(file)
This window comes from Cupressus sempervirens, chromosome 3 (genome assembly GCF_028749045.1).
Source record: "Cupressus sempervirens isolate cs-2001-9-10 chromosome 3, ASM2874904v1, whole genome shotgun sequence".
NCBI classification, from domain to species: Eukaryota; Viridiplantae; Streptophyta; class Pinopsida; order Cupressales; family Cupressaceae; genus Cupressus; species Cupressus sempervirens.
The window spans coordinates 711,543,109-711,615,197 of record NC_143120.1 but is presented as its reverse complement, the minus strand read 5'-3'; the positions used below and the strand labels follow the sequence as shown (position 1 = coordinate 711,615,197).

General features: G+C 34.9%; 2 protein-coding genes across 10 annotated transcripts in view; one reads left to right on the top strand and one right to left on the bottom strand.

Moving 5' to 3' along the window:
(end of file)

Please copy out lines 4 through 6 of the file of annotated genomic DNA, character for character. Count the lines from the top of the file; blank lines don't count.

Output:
The window spans coordinates 711,543,109-711,615,197 of record NC_143120.1 but is presented as its reverse complement, the minus strand read 5'-3'; the positions used below and the strand labels follow the sequence as shown (position 1 = coordinate 711,615,197).

General features: G+C 34.9%; 2 protein-coding genes across 10 annotated transcripts in view; one reads left to right on the top strand and one right to left on the bottom strand.

Moving 5' to 3' along the window: